Lawmakers renew push to end ‘Tampon Tax’ amid lawsuit against the state

A new attempt to repeal the "tampon tax"
Published: Feb. 22, 2021 at 4:31 PM EST
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LANSING, Mich. (WILX) - Democrats in the state legislature are trying to get the tax on feminine hygiene products repealed for the third time.

Sen. Winnie Brinks (D-Royal Oak), Sen. Mallory McMorrow (D-Royal Oak), Rep. Tenisha Yancey (D-Harper Woods) , and Rep. Padma Kuppa (D-Troy) introduced a bill package to repeal the tampon tax on Thursday.

“It’s money that could go into retirement, to go into education, could go into saving for a children’s education. It’s just an unnecessary tax that takes those dollars out of women’s pockets and prevents us from being able to spend it on other much more productive things,” said Brinks.

This isn’t their first time trying to get the tax repealed. Brinks says what’s different this time is a lawsuit against the state aimed at ending the tax and refunding people.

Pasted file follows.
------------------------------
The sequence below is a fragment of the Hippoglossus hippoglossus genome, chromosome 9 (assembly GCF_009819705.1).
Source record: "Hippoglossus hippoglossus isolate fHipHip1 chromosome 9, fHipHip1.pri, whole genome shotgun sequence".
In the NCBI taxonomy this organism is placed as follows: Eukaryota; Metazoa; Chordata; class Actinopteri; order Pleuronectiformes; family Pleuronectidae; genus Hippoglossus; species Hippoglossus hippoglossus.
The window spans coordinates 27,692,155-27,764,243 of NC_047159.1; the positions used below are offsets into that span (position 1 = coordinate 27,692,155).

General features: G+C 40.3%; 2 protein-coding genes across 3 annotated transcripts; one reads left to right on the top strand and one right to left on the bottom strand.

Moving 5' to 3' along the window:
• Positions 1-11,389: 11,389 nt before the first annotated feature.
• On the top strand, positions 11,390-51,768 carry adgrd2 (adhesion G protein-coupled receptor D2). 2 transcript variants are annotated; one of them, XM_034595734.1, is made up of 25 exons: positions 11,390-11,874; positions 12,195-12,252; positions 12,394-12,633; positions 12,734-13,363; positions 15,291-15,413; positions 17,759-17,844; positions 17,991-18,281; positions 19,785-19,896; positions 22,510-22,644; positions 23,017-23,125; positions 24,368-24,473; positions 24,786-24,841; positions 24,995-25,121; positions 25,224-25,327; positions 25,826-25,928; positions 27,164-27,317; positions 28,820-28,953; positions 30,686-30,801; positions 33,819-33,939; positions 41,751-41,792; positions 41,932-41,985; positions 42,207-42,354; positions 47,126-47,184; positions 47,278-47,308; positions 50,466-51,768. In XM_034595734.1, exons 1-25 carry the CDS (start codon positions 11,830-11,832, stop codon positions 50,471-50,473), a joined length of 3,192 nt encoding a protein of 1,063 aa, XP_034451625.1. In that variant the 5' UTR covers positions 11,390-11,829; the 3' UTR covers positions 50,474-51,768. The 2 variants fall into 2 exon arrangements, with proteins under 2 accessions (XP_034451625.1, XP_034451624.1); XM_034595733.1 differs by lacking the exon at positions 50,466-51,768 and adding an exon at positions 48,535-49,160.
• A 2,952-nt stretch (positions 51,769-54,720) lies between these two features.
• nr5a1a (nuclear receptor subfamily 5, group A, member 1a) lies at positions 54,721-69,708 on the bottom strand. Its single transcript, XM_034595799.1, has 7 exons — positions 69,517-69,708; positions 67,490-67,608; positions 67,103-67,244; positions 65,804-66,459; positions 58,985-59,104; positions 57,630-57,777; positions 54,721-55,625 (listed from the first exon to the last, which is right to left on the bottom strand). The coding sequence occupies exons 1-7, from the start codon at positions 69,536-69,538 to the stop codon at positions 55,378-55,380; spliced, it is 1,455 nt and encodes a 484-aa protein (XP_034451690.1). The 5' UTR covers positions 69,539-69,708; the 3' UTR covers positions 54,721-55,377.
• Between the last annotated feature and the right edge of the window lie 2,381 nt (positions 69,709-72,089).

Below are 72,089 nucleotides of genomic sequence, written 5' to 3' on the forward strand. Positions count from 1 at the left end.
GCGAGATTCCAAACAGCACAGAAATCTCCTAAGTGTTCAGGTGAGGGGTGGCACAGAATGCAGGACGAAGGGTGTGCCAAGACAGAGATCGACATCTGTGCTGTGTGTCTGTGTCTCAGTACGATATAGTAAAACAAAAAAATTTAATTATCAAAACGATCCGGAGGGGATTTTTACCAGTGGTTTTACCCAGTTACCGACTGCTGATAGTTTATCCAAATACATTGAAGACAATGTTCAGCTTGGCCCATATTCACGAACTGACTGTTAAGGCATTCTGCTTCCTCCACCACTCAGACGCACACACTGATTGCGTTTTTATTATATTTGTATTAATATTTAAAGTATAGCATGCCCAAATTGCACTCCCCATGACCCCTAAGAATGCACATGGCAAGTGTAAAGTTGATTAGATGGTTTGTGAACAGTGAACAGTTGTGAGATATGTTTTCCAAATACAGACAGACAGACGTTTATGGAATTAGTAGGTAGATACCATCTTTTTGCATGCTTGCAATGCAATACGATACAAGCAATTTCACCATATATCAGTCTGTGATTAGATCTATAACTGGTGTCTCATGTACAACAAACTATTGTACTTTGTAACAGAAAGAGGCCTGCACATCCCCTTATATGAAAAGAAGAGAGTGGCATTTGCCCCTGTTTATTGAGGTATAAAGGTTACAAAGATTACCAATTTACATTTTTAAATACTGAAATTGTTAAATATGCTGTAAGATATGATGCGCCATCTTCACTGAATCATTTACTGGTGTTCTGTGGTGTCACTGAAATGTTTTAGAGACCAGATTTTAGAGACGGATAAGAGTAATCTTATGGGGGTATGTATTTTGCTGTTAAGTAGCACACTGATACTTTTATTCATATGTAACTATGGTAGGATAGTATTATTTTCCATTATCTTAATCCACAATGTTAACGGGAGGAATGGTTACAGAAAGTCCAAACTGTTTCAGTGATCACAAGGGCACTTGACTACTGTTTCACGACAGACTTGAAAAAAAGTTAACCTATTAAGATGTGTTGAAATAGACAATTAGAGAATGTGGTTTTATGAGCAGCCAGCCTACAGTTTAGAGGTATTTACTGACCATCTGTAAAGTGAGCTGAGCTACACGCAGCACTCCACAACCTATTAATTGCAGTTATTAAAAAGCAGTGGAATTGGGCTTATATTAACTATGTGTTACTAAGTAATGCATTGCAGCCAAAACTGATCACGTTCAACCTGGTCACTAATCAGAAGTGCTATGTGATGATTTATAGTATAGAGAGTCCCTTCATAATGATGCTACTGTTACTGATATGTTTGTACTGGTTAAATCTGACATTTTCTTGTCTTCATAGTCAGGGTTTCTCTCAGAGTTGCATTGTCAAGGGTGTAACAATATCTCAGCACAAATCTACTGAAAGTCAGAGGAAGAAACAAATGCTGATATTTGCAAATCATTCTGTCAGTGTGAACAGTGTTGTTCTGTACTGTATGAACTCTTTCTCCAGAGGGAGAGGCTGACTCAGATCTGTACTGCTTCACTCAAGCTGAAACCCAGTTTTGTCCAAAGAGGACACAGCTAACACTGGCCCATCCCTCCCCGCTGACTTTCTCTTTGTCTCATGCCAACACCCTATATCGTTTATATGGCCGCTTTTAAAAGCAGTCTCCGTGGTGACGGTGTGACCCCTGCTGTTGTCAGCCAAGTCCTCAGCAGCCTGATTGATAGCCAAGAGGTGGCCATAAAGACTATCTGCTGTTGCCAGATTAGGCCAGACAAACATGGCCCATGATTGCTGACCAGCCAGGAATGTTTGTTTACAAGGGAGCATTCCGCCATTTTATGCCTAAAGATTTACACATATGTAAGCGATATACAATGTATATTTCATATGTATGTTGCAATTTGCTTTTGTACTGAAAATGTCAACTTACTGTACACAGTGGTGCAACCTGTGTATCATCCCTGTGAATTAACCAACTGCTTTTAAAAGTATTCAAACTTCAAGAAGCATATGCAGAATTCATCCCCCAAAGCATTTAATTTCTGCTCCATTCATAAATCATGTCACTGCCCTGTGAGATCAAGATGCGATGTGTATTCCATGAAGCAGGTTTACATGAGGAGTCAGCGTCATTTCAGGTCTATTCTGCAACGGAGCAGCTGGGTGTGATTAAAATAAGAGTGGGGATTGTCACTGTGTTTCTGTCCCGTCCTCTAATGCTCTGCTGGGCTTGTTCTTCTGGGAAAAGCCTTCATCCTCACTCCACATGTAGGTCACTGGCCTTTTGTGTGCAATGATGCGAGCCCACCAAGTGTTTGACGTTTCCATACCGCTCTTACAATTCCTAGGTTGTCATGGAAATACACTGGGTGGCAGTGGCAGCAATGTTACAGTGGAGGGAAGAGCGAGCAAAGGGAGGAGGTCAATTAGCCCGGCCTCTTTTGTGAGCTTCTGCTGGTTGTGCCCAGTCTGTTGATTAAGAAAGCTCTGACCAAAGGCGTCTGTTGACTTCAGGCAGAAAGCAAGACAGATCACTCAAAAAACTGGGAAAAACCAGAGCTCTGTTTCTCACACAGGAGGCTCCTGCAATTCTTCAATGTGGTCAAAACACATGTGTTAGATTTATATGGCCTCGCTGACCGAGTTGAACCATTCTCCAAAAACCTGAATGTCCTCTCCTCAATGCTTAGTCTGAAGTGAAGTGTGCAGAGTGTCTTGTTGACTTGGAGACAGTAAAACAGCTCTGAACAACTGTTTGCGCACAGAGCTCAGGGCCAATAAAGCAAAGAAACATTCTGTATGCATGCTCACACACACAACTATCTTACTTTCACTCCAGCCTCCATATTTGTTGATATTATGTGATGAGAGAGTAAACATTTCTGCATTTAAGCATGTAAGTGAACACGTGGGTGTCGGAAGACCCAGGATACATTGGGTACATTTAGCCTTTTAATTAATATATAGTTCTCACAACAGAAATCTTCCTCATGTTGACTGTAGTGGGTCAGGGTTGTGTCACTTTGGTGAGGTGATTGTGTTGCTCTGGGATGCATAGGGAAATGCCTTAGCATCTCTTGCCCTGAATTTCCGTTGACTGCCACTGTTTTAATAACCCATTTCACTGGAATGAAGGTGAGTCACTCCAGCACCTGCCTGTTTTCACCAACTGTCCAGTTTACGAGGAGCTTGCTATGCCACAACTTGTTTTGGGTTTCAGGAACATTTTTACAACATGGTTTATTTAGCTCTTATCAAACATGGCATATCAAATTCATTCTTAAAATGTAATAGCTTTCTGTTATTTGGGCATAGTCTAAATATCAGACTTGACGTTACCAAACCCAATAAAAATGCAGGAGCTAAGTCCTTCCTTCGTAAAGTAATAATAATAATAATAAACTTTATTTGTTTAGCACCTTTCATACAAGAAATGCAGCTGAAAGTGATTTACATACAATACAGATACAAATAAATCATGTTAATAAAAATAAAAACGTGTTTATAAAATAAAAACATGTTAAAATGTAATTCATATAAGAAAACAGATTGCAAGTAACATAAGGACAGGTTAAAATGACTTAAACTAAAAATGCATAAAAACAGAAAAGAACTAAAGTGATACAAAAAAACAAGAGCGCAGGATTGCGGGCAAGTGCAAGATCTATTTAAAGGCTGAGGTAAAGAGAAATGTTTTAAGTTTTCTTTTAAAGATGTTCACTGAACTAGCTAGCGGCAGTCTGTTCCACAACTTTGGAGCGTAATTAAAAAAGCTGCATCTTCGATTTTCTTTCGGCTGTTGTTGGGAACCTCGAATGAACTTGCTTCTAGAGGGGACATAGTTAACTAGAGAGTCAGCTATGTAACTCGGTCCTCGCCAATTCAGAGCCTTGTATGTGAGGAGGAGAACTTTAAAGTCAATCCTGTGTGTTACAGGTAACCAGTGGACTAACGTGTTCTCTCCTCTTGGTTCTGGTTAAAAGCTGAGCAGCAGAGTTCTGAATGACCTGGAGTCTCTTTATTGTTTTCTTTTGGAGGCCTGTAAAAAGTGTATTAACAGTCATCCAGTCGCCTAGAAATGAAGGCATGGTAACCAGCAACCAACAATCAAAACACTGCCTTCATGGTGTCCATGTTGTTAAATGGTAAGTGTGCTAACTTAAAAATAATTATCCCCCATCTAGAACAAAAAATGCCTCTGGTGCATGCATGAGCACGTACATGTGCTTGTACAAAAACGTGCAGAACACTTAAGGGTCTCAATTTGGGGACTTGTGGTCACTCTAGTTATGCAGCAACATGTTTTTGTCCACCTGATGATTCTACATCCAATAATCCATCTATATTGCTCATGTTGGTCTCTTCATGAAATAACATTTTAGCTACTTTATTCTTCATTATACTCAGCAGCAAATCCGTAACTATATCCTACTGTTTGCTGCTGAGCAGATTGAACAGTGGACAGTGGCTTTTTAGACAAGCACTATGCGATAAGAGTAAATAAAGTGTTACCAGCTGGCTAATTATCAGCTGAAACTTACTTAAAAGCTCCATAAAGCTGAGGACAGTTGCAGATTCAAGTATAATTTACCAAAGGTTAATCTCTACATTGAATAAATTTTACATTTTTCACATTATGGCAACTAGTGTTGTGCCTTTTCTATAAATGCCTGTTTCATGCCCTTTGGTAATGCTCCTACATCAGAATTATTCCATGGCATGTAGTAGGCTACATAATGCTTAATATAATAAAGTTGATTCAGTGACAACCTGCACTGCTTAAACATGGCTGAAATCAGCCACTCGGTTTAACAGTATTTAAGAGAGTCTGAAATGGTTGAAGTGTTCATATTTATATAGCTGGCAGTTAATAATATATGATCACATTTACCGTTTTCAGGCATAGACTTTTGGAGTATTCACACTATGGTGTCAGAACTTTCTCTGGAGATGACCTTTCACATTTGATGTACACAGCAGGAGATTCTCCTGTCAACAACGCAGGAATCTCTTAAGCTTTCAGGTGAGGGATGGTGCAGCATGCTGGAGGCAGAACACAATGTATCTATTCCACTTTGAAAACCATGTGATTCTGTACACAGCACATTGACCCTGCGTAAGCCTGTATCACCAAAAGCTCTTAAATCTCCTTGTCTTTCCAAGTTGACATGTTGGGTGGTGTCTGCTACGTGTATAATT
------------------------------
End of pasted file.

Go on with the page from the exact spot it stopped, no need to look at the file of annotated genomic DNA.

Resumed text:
“The lawsuit alleges that this text is discriminatory towards women categorically. So, the pressure that is added to resolve this issue in statute is just a lot greater this year, and the consequences of not doing so could cost the state a lot of money,” said Brinks.

She also believes Republicans who control the state legislature would be on board.

“Folks that I’ve talked to in the Senate for sure, hoping to cutting taxes right. So that is often a Republican idea,” said Brinks.

They’ve also amended previous legislation introduced to include language assuring the tax repeal would not harm the school aid fund.

“In the past, they’ve been reluctant to do this. I think we know for political reasons there have been people who are just a little bit squeamish about talking about the issue. And I think it’s certainly time to get over that talk about the realities of what this means for women, economics in Michigan and throughout the nation,” said Brinks.

There are 20 states that currently do not pay taxes on menstrual products.

The bills have been formally introduced, so the next step would be a committee hearing.

Governor Whitmer has already signaled support on Twitter, so if the bills are approved by the house and senate she’ll likely sign them.

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